Review: Whoosh! There goes the media don
20 August 2006
Sifting through the pile of paperbacks on the study floor the other day, I turned up the first of [Emeritus Professor] John Sutherland's books that I ever bought.
Twenty-eight years later, 'How to Read a Novel: A User's Guide' addresses many of the same topics. Here consanguinity ends, for the new work, you can't help feeling, is pitched at a very different audience. Dinkily got up, a snip at £9.99, unthreateningly arranged in bite-sized chapters with a larksome puff from "critic and literary guide" John Sutherland on the back jacket, its target constituency would seem to be the kind of people who, while necessarily au fait with the idea of books, could do with a tad more professional expertise to light their path. …
And nothing wrong with that, it should hastily be added. For a six-page low-down on intertextuality, a brief excursion through "Famous First Words", a 10-paragraph - I counted them - disquisition on literary prizes, I can't think of anyone better qualified, anyone with quite the same combination of pizzazz, technical know-how and sheer enthusiasm as Professor Sutherland here. …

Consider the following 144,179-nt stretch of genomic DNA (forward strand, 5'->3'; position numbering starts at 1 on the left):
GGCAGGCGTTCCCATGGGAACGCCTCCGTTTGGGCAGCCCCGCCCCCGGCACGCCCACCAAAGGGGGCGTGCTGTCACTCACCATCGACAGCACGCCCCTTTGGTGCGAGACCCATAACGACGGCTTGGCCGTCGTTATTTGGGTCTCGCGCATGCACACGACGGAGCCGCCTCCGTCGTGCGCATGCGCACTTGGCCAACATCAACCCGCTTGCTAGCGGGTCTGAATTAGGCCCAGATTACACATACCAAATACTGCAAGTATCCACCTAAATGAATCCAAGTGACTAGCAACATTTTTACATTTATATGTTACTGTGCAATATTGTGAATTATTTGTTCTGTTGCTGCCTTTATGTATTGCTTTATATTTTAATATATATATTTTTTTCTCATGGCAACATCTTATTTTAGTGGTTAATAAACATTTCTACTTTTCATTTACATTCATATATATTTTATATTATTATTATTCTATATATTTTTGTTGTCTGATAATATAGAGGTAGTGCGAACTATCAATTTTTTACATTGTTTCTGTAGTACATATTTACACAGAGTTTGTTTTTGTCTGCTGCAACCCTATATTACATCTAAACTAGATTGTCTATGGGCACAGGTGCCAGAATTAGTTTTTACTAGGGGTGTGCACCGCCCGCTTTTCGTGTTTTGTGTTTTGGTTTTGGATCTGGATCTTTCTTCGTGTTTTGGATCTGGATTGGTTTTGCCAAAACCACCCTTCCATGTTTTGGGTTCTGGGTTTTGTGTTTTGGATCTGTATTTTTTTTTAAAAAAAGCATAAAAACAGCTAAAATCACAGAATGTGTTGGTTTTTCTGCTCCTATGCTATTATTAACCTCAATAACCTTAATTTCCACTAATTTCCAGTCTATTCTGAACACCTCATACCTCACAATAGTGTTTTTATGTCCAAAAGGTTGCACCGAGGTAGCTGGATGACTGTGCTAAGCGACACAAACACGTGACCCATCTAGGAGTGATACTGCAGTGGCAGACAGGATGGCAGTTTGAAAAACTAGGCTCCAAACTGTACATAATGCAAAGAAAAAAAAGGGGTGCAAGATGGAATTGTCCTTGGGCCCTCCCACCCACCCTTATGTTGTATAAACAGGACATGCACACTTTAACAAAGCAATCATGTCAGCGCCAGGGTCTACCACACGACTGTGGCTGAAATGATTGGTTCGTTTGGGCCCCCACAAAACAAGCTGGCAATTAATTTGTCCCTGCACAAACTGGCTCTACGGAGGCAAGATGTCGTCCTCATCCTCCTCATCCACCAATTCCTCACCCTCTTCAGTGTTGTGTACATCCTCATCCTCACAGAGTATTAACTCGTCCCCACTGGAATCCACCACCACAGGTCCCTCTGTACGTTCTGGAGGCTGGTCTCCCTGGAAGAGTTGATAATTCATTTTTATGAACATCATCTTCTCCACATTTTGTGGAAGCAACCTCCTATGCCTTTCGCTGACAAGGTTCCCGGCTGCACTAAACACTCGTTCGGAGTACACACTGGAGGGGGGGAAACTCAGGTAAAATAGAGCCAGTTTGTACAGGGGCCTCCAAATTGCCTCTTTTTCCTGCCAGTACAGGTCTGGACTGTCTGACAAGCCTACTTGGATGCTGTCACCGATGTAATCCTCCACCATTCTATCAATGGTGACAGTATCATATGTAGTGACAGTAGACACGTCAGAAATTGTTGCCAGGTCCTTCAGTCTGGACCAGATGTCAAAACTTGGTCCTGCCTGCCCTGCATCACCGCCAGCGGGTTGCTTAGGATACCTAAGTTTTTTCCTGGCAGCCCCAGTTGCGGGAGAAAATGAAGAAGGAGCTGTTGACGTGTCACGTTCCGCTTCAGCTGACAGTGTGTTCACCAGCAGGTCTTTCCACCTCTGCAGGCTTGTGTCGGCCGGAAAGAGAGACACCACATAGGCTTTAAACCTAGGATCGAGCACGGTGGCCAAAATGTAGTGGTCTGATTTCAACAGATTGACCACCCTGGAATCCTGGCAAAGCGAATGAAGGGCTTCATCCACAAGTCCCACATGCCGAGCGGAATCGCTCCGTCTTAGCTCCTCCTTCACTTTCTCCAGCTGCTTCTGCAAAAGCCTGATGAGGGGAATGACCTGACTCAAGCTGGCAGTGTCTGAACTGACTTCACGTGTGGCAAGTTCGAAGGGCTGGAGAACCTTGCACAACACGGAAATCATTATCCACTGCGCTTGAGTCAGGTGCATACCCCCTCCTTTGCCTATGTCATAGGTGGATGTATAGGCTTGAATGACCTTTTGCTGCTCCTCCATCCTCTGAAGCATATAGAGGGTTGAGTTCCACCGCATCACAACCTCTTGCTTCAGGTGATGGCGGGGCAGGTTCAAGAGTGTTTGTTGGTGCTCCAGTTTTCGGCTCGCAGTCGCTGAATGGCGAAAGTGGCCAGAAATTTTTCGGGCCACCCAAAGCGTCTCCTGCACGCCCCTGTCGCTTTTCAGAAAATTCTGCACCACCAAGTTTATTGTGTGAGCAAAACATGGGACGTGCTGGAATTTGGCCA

In the old days, faced with even the thorniest Victorian three-decker or publishing conundrum, Sutherland used to glide through his material. Now, he practically surfs. The origins of the detective novel? There they go. The protocols of copyright? Whoosh.
If 'How to Read a Novel' has a spiritual soundtrack, it is the sound of popping Chardonnay corks as, all over the country, the gangs of reading group members for whom this will make such an excellent Christmas present get down to business.
D J Taylor, 'Independent on Sunday'